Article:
Did you catch the Grammys last night? Was I the only one that thought Katy Perry slightly resembled a Dragonfly?!
(Phys.org) —Will the extremely cold weather Texas experienced recently have any effect on insect populations this spring?
Probably not, said Erfan Vafaie, Texas A&M AgriLife Extension Service integrated pest management specialist at Overton.
“It depends upon the insect,” said Vafaie.
Red imported fire ants, for example, burrow down so deeply in the soil that they’re unlikely to be affected by cold weather, Vafaie said.
“They tend to be quite ‘insulated’, if you will, from the extreme temperature changes—unless there’s a very long sustained cold, which may slowly make its way down into the depths,” he said
It’s been suggested by other entomologists, Vafaie said, that a colder winter may reduce the populations of mosquito species that carry West Nile virus during the following summer.
“However, we don’t know for a certainty, and since this winter has been quite a unique one in Texas, we’ll have to wait and see how insect populations have been affected.”
What is known is that insects generally have several biological mechanisms for dealing with cold weather, even extremely frigid weather like large parts of Texas had in late December.
Vafaie’s previous work under the supervision of Dr. Brent Sinclair, a prominent insect low-temperature biologist in Ontario, Canada, gave him a strong foundation and knowledge on insect cold tolerance, he said.
“There are many places that often experience much cooler climates than Texas, such as Toronto, that had below minus 20 this December,” Vafaie said. “Although it may seem as though our little insect friends would not be able to live at such low temperatures, many have adapted the ability to survive in such environments.”
Generally speaking, insects have three main strategies for dealing with the cold: freeze tolerance, freeze avoidance and migration, he said.
“Internal ice formation would kill most organisms, but some insects have specialized mechanisms to deal with ice,” Vafaie said. “Some insects, such as the woolly bear, a moth larva, and goldenrod gall fly larvae, can tolerate freezing by the use of specialized proteins.”
He noted that though such insects are termed “freeze tolerant,” if they are taken from the field during the summer and placed in a freezer, they aren’t likely to survive.
“Typically, certain environmental cues are involved. For example, shorter days and cooling temperatures may induce mechanisms that help the insect tolerate freezing,” Vafaie said. “When the weather warms back up, they thaw and become active again.”
Other insects cannot tolerate freezing, but have other mechanisms to prevent ice formation in their cells, he said.
“We call 32 Fahrenheit the freezing point of water, but the temperature at which ice forms depends on the content of the solution,” Vafaie said. “For example, saltwater at a concentration of 23.3 percent may not freeze until the temperature is minus 6 degrees Fahrenheit. In the same way, some insects use certain compounds called ‘cryoprotectants,’ similar to the ethylene glycol found in your car’s antifreeze, that lower the temperature at which freezing occurs. This helps them survive at subfreezing temperatures.”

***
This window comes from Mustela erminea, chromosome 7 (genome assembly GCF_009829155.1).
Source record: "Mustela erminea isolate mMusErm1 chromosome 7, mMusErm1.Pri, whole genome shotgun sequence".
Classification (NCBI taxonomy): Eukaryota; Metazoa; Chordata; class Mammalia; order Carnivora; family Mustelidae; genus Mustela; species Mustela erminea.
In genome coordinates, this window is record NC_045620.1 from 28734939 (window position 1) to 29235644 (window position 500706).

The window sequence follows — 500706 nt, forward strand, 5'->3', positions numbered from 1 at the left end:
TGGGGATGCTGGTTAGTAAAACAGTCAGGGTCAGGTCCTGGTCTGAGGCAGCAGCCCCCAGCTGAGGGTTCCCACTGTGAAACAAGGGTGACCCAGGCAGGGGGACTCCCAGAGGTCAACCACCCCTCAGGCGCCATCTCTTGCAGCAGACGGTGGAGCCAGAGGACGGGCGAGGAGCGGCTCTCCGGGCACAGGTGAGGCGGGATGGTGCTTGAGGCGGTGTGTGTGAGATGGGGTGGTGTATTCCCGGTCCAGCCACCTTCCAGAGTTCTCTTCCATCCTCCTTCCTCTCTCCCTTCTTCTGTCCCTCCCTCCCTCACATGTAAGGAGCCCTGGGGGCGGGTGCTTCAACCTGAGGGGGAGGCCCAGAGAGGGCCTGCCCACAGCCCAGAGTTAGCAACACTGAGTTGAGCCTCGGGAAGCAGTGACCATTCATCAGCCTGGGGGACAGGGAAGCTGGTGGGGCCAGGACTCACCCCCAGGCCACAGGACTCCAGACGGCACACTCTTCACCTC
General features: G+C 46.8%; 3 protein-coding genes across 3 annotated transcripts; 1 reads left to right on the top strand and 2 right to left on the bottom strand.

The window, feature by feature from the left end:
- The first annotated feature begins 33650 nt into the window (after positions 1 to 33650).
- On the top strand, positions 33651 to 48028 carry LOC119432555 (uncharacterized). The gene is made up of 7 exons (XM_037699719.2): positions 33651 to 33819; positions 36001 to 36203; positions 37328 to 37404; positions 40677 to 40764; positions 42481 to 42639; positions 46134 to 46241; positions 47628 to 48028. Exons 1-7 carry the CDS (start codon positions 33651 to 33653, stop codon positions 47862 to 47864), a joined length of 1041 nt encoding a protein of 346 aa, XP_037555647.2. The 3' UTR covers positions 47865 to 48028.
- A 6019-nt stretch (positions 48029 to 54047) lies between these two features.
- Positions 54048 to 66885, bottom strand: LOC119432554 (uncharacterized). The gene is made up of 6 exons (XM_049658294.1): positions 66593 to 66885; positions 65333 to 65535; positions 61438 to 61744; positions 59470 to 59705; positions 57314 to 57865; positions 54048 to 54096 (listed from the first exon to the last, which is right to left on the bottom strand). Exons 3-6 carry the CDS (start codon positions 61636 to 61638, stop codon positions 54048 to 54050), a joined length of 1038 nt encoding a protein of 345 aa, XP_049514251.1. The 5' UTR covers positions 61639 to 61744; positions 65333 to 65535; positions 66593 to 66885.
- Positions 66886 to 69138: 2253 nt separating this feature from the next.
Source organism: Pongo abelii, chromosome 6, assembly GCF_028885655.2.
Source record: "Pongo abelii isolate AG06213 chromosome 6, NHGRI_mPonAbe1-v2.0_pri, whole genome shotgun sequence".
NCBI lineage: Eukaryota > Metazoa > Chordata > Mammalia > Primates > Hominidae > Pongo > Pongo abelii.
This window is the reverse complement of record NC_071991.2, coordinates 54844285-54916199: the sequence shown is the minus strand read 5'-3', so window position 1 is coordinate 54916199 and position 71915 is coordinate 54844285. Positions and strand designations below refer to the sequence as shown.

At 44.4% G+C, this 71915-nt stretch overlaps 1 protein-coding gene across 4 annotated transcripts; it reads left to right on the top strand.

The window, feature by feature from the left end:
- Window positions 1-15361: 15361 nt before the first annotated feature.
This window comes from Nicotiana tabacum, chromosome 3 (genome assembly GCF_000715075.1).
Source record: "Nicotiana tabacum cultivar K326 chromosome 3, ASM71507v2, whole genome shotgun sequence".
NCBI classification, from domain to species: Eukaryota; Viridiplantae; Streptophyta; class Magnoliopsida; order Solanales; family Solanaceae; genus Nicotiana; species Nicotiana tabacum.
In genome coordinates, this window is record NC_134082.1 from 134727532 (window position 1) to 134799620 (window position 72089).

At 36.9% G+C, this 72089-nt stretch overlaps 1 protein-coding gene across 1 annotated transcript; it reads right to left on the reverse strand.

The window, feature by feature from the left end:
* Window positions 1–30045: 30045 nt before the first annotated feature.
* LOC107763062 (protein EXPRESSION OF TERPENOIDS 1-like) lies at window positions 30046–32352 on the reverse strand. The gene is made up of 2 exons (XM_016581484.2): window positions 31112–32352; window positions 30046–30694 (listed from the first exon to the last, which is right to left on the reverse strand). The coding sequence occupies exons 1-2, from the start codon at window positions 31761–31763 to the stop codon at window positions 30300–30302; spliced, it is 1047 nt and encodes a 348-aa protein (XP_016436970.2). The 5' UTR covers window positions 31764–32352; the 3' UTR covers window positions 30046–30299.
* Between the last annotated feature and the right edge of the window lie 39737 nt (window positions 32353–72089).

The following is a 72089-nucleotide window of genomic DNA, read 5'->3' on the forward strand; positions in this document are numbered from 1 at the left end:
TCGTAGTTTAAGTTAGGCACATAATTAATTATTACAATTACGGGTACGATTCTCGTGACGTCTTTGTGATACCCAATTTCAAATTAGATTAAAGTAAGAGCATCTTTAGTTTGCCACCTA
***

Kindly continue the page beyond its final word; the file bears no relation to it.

The third strategy, migration, is also commonly used by some species of insects. In East Texas, one of the most common examples of this strategy is the fall armyworm, he said.
The fall armyworm is actually the larval form of a migrating moth, he said.
Fall armyworm moths migrate in the millions northward from South Texas in the spring and summer. Upon arrival, each moth will deposit a clump of 50 or more eggs on individual blades of grass. When the eggs hatch, the larva quickly go on maneuvers en masse for food. They will move across pastures, devouring wide swathes of grass in their wake, like an advancing army, hence their name.
Another migratory example is the monarch butterfly, Vafaie said.
“Monarchs migrate to Mexico and Southern California every winter,” he said.
One thing that may defeat many of these survival strategies, however, is when there are multiple incidences of very cold weather with warm temperatures in between. Such rollercoaster weather can decrease insect survival or reproductive potential, according to Vafaie.
“It’s not that they don’t have strategies adapted to deal with frequent temperature variations; it just comes at a cost, for example survival or reproduction,” he said.
But even when winter knocks back survival numbers, nature has a way of adjusting, Vafaie said.
“Due to the relatively short generation time of some of our biggest pests, like aphids, whiteflies and mites, their populations can grow exponentially even if winter survival is low.”
Two Minnesota state agencies are working on ways to make the environment healthier for bees.
In a report to the Legislature on Wednesday, the state Department of Agriculture will detail its plan to review the use of a popular insecticide linked to bee deaths. Meanwhile, the state Department of Natural Resources is developing guidelines to improve the habitat for pollinating insects.
The issue is also likely to be a hot topic during the upcoming Legislative session because pollinating insects are important to agriculture. In recent years, they have become victims of a perfect storm. There are fewer flowering plants on the landscape, which affects insect nutrition. Honey bees suffer from persistent disease problems. Another serious threat comes from the neonicotinoid insecticide.
In the last several years, more than a third of the nation’s honey bee population has died each year, according to estimates from the U.S. Department of Agriculture.
Protecting pollinating insects will be a daunting task, said University of Minnesota bee expert Marla Spivak, who is working with a new team of university scientists looking for answers.
“I just spent the morning with a bunch of epidemiologists here on the chalk board,” Spivak said. “By lunch time they’re looking at this thing and going, ‘Oh my God, where do we begin?’”